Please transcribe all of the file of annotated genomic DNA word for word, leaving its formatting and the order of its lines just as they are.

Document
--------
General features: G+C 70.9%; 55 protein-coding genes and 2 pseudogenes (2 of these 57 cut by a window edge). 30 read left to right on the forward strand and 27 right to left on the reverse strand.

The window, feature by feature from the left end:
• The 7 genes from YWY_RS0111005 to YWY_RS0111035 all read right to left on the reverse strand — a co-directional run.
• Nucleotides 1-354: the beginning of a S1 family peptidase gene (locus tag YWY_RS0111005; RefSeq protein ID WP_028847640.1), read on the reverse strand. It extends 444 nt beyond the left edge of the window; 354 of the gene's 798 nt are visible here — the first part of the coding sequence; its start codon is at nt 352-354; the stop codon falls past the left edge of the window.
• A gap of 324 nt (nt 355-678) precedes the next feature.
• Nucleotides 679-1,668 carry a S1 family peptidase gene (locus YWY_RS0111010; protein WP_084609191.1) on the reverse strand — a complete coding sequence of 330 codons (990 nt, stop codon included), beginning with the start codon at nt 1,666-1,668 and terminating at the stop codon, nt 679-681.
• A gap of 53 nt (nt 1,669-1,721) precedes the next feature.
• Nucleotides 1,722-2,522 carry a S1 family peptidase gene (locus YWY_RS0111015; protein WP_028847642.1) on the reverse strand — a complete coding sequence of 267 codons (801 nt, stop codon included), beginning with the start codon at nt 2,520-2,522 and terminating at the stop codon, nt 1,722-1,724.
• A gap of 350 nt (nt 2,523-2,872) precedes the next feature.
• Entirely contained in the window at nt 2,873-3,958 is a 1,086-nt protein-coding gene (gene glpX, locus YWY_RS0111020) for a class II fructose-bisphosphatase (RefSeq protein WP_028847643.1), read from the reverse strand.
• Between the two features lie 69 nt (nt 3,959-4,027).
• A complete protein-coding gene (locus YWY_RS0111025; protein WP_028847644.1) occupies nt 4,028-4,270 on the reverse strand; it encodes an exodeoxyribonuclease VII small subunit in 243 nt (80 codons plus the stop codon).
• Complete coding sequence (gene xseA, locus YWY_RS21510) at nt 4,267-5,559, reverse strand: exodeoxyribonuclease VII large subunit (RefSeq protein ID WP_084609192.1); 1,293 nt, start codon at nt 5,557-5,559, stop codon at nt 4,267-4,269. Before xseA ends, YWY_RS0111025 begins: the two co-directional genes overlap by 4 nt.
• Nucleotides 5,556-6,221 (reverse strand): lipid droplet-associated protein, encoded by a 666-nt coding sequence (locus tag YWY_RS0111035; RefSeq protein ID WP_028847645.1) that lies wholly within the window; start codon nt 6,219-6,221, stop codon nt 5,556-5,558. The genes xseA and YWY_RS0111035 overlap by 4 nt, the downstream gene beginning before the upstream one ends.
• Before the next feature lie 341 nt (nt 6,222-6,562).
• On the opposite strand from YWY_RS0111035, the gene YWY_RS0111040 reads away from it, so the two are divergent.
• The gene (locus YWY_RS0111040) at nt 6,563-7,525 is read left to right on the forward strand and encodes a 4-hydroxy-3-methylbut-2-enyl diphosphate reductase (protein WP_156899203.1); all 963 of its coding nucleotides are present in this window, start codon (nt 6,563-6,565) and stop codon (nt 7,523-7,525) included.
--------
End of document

General features: G+C 70.9%; 55 protein-coding genes and 2 pseudogenes (2 of these 57 cut by a window edge). 30 read left to right on the forward strand and 27 right to left on the reverse strand.

The window, feature by feature from the left end:
• The 7 genes from YWY_RS0111005 to YWY_RS0111035 all read right to left on the reverse strand — a co-directional run.
• Nucleotides 1-354: the beginning of a S1 family peptidase gene (locus tag YWY_RS0111005; RefSeq protein ID WP_028847640.1), read on the reverse strand. It extends 444 nt beyond the left edge of the window; 354 of the gene's 798 nt are visible here — the first part of the coding sequence; its start codon is at nt 352-354; the stop codon falls past the left edge of the window.
• A gap of 324 nt (nt 355-678) precedes the next feature.
• Nucleotides 679-1,668 carry a S1 family peptidase gene (locus YWY_RS0111010; protein WP_084609191.1) on the reverse strand — a complete coding sequence of 330 codons (990 nt, stop codon included), beginning with the start codon at nt 1,666-1,668 and terminating at the stop codon, nt 679-681.
• A gap of 53 nt (nt 1,669-1,721) precedes the next feature.
• Nucleotides 1,722-2,522 carry a S1 family peptidase gene (locus YWY_RS0111015; protein WP_028847642.1) on the reverse strand — a complete coding sequence of 267 codons (801 nt, stop codon included), beginning with the start codon at nt 2,520-2,522 and terminating at the stop codon, nt 1,722-1,724.
• A gap of 350 nt (nt 2,523-2,872) precedes the next feature.
• Entirely contained in the window at nt 2,873-3,958 is a 1,086-nt protein-coding gene (gene glpX, locus YWY_RS0111020) for a class II fructose-bisphosphatase (RefSeq protein WP_028847643.1), read from the reverse strand.
• Between the two features lie 69 nt (nt 3,959-4,027).
• A complete protein-coding gene (locus YWY_RS0111025; protein WP_028847644.1) occupies nt 4,028-4,270 on the reverse strand; it encodes an exodeoxyribonuclease VII small subunit in 243 nt (80 codons plus the stop codon).
• Complete coding sequence (gene xseA, locus YWY_RS21510) at nt 4,267-5,559, reverse strand: exodeoxyribonuclease VII large subunit (RefSeq protein ID WP_084609192.1); 1,293 nt, start codon at nt 5,557-5,559, stop codon at nt 4,267-4,269. Before xseA ends, YWY_RS0111025 begins: the two co-directional genes overlap by 4 nt.
• Nucleotides 5,556-6,221 (reverse strand): lipid droplet-associated protein, encoded by a 666-nt coding sequence (locus tag YWY_RS0111035; RefSeq protein ID WP_028847645.1) that lies wholly within the window; start codon nt 6,219-6,221, stop codon nt 5,556-5,558. The genes xseA and YWY_RS0111035 overlap by 4 nt, the downstream gene beginning before the upstream one ends.
• Before the next feature lie 341 nt (nt 6,222-6,562).
• On the opposite strand from YWY_RS0111035, the gene YWY_RS0111040 reads away from it, so the two are divergent.
• The gene (locus YWY_RS0111040) at nt 6,563-7,525 is read left to right on the forward strand and encodes a 4-hydroxy-3-methylbut-2-enyl diphosphate reductase (protein WP_156899203.1); all 963 of its coding nucleotides are present in this window, start codon (nt 6,563-6,565) and stop codon (nt 7,523-7,525) included.